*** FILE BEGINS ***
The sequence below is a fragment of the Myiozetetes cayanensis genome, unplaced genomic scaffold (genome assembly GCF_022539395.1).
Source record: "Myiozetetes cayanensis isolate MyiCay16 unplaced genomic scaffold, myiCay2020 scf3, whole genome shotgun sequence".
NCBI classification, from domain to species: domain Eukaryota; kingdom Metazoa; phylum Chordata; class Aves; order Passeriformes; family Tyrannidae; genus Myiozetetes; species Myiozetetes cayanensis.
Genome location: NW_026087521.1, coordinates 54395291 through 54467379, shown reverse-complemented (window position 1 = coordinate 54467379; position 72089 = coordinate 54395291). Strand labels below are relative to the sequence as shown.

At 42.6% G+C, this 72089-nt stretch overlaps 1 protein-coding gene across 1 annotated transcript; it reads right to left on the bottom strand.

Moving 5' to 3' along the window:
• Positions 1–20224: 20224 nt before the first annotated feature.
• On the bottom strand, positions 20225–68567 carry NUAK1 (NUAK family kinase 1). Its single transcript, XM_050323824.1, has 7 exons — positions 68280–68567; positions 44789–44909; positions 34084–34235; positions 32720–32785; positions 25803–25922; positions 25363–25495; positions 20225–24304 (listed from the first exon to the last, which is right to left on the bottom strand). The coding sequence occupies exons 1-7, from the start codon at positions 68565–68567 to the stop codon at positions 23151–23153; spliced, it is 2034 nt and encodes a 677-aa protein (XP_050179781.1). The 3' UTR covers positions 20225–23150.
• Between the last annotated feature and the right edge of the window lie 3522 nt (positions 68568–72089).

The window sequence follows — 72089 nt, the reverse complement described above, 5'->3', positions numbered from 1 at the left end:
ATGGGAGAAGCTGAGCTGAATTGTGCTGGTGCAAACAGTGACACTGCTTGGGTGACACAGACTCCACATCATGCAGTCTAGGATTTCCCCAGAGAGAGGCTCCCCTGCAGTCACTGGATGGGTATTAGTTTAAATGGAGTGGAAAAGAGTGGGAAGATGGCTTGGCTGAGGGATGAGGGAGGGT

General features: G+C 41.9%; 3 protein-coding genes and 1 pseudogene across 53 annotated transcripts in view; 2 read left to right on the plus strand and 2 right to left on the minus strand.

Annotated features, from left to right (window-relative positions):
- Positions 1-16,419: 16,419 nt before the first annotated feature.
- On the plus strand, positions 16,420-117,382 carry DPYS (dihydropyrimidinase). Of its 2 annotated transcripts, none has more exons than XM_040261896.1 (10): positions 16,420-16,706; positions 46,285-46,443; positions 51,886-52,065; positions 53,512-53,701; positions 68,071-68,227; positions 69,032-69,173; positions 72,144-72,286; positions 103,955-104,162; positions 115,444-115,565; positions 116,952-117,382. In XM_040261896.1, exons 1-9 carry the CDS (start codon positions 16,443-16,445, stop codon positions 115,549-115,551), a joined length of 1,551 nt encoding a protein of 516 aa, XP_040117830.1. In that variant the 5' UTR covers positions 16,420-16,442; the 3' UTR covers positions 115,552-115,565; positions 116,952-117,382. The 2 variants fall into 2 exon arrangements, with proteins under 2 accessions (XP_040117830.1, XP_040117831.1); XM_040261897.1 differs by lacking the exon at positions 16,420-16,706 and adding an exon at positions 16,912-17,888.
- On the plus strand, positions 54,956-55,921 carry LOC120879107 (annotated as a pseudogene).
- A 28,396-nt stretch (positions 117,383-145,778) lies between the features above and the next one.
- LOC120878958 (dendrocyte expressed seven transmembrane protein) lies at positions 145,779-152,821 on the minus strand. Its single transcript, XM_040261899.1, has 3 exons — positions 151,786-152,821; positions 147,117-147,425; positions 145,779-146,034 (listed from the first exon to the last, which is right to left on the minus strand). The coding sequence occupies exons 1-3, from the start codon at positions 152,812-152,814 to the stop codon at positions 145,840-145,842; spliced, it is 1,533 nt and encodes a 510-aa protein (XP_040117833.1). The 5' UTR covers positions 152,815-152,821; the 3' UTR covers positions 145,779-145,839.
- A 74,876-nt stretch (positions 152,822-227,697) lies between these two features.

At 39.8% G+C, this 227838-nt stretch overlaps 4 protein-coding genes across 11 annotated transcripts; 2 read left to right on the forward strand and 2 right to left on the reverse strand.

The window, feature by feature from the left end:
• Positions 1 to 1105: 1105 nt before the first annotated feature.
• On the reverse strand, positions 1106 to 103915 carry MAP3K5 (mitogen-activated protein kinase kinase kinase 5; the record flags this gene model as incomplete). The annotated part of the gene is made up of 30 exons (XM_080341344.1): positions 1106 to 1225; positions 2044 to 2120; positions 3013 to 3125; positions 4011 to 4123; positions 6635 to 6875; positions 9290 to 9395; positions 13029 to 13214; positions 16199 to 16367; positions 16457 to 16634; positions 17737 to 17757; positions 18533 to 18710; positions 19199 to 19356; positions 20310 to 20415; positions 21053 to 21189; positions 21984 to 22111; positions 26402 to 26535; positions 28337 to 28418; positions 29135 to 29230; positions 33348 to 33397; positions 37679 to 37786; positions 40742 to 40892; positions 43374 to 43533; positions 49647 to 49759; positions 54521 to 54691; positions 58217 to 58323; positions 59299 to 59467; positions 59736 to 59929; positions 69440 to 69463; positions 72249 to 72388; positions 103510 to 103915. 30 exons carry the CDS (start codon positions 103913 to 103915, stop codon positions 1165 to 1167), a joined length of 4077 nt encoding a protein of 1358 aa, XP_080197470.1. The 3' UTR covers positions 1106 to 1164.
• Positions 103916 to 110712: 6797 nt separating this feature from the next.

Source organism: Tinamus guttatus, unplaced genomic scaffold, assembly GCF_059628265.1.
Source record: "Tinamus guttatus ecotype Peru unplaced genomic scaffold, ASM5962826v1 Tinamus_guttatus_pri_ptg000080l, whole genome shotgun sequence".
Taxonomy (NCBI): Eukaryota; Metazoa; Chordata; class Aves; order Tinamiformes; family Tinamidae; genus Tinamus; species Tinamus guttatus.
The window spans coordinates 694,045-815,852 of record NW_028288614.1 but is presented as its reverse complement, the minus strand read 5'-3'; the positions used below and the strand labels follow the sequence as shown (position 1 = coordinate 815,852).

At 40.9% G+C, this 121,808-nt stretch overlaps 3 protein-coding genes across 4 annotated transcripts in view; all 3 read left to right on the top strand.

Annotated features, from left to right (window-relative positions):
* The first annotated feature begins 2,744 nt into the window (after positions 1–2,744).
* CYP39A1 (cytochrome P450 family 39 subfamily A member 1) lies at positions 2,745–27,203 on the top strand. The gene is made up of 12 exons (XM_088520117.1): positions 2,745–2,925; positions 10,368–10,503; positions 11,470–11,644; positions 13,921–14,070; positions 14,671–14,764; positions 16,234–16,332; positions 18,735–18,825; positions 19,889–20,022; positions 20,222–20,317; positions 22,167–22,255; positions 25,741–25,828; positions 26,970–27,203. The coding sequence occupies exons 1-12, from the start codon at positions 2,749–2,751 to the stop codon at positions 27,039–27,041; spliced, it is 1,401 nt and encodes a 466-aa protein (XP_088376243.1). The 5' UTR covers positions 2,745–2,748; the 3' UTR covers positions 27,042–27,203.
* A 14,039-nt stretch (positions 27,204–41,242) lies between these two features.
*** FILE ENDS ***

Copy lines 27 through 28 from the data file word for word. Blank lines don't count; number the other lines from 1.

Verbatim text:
Taxonomy (NCBI): Eukaryota; Metazoa; Chordata; class Aves; order Tinamiformes; family Tinamidae; genus Tinamus; species Tinamus guttatus.
The window spans coordinates 694,045-815,852 of record NW_028288614.1 but is presented as its reverse complement, the minus strand read 5'-3'; the positions used below and the strand labels follow the sequence as shown (position 1 = coordinate 815,852).